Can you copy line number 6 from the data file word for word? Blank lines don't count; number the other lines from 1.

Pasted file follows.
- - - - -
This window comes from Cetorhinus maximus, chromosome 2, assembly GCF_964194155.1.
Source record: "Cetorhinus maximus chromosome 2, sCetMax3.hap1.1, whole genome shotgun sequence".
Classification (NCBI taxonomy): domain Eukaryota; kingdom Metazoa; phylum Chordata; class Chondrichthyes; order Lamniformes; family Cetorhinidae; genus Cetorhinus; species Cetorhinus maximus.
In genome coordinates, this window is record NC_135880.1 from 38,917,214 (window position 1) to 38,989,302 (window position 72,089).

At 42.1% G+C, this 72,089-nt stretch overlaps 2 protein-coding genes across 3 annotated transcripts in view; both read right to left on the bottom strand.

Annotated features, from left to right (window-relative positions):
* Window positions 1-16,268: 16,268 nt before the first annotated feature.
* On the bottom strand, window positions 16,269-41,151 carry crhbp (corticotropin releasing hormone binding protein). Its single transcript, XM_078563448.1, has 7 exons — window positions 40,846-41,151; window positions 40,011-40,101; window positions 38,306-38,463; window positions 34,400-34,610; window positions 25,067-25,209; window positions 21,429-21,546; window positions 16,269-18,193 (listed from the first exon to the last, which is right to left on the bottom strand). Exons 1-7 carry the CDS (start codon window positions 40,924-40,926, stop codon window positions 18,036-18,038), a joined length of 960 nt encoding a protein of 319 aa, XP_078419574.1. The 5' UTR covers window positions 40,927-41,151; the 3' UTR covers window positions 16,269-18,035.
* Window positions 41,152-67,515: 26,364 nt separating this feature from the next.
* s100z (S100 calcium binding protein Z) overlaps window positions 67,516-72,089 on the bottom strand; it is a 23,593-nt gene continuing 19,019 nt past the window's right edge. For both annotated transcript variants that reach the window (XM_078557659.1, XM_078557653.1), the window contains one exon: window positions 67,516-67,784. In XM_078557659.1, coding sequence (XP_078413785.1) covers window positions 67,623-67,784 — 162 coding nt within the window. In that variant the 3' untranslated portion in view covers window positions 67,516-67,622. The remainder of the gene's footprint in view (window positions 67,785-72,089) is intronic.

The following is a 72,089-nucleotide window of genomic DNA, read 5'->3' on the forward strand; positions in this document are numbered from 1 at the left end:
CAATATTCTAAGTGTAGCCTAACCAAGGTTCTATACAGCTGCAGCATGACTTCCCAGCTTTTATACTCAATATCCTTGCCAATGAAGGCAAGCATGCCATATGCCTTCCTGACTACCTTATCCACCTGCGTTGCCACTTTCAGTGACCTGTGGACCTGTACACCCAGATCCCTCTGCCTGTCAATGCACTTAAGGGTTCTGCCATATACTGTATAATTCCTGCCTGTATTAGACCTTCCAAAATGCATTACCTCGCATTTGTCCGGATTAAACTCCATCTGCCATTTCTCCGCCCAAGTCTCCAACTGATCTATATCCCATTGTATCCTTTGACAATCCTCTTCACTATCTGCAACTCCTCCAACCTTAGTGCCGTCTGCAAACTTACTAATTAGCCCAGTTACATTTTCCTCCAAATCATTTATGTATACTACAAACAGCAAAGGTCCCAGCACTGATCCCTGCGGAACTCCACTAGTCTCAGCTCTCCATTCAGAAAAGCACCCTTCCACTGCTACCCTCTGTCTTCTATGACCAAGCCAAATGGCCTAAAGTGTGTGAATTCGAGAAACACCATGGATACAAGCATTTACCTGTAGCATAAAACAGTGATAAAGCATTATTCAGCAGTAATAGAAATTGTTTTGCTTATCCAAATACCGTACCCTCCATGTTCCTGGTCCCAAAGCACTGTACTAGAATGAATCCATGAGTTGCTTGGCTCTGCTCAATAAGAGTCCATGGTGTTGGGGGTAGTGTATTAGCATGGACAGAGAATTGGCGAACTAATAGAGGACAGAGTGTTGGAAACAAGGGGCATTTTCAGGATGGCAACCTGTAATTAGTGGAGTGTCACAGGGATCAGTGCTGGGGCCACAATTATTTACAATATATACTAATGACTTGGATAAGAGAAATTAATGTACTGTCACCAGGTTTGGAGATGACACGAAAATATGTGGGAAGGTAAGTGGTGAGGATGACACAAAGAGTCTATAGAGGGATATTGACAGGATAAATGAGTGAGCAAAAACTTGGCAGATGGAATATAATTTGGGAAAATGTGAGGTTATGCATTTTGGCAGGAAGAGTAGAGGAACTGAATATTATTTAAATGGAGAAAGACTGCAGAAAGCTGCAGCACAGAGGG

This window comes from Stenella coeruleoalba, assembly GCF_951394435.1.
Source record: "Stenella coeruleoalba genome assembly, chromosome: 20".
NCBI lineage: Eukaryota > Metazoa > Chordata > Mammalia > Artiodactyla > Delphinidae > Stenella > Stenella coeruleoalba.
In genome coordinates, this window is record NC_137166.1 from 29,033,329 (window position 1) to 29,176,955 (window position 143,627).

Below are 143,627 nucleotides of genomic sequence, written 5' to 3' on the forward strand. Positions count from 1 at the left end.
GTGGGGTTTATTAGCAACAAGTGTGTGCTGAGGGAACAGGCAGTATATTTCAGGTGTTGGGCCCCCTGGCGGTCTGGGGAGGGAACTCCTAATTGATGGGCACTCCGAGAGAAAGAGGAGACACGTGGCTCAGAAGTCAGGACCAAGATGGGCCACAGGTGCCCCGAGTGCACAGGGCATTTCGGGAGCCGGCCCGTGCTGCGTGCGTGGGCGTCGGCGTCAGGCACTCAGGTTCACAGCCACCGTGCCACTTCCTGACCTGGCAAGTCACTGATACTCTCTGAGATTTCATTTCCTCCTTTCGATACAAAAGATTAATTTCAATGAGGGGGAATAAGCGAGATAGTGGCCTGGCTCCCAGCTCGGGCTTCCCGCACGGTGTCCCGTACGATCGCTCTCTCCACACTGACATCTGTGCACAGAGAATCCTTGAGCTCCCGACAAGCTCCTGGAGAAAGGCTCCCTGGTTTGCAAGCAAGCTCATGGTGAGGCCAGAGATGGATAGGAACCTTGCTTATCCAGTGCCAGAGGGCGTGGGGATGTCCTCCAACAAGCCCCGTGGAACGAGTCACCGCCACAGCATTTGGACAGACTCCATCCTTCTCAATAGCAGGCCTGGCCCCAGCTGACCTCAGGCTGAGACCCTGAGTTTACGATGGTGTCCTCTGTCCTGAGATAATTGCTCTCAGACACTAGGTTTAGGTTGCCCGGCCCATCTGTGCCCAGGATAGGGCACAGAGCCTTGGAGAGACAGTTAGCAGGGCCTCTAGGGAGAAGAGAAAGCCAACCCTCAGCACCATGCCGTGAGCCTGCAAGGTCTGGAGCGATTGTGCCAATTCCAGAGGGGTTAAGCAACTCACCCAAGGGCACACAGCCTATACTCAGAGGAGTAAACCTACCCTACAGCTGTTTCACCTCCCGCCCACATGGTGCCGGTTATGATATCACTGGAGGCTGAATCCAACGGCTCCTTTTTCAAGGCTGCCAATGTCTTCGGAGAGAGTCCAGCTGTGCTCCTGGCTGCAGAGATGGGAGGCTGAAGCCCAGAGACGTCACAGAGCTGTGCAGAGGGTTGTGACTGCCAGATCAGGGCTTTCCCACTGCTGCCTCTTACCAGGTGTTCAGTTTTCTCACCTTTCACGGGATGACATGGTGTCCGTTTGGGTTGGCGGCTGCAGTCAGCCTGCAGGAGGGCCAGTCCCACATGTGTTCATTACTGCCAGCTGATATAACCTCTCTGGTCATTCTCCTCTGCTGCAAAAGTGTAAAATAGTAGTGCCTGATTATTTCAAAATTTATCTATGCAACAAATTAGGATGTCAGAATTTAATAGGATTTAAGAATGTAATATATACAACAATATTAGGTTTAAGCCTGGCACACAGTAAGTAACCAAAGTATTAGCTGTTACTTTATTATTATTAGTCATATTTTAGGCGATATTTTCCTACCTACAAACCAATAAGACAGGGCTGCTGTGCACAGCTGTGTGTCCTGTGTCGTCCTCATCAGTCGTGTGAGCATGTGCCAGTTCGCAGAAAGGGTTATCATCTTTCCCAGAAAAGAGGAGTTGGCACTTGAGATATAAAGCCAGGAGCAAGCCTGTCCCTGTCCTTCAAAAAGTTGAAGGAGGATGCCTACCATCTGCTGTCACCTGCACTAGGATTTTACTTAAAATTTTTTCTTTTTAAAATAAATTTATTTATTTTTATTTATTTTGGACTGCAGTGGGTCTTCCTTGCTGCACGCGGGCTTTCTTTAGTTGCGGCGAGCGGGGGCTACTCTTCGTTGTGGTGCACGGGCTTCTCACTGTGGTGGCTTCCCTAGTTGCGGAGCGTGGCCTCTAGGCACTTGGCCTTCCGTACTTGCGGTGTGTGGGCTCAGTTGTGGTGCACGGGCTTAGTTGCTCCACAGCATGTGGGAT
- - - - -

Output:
Annotated features, from left to right (window-relative positions):